Cross-channel POV: Google and Facebook’s funnel stages
Stepmiles has been taking a holistic approach to channel performance optimization since 2004. Today, this strategy is no longer a novelty but a necessity. To maximize their advertising ROI from Google and Facebook, businesses must take a unified, cross-channel approach to their campaign performance.
Originally, Facebook has been considered primarily a top of the funnel driver, while Google – bottom of the funnel one. Today, both channels target all stages of the conversion funnel and not only complement but make each other more potent. We’ll address the differences, strengths and unique opportunities for each channel in the our “Cross-channel POV” series.
Let’s begin by highlighting the available options on both channels.
Google and Facebook, both offer ad formats for new and current customers, covering the top and bottom funnel conversion types. For example, Facebook address new customers’ awareness, consideration and conversion goals through the following options:
- Reach and frequency, lookalike audiences, video ads (Awareness)
- Website traffic, lead ads, mobile app installs (Consideration)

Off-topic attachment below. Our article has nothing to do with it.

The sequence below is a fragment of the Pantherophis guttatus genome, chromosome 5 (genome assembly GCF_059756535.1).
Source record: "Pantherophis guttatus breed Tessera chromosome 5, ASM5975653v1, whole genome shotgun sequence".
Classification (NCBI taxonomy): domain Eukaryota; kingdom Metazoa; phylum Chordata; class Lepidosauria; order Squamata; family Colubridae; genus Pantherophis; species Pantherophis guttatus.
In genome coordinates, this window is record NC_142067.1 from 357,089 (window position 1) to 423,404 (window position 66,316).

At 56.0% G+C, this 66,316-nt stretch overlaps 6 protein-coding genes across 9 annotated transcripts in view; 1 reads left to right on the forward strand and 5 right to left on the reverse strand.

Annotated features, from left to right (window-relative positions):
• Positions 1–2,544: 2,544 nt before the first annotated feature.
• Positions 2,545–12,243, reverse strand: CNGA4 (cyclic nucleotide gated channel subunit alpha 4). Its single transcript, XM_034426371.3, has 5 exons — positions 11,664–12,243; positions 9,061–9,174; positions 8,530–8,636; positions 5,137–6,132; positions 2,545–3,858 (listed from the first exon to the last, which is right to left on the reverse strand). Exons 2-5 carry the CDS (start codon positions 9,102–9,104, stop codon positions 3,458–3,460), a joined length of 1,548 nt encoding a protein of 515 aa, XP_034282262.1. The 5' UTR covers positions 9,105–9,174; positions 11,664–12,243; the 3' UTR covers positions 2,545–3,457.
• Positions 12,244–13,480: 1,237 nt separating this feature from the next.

- Website conversion, dynamic ads, store visits (Conversion)
When it comes to top funnel goals, Google’s targeting and specific ads formats options for new customers include:
- Unbranded search, GDN, YouTube’s TrueView (Awareness)
- Call only ads, app promo ads, video ads (Consideration)
- Branded search ads, shopping ads, local inventory ads (Conversion)
Achieving top of the funnel goals requires a unified, smartly engineered combination of cross-channel advertising and targeting. When it comes to conversions, it typically takes several touches with a brand before a new or existing customer takes an action.
Combining Google’s and Facebook’s ad and targeting options into integrated campaigns has dramatically increased conversions for most clients in diverse industries. In one use case, a Google search for non-brand terms triggers a paid search ad, the user reads customer reviews, researches pricing and product information but no conversion is triggered. Next, a Facebook remarketing ad pulls the user back into the funnel, she shares the advertised content, discusses it with her friends and returns to Google with a branded search and this time converts.
As we follow users through their digital journeys, we observe how an interaction with one channel (i.e. Facebook video ad view) is influenced by another channel (i.e. Google’s search intent). The key is to leverage that search intent cross-channel and serve the most relevant advertising (i.e. on Facebook) for the product the user originally searched for (i.e. on Google). Such dynamically generated audiences on Facebook drive conversions based on the initial Google search and click. The real value of cross-channel advertising lay in these improved possibilities to dive incremental revenue and conversions from the entire customer journey.
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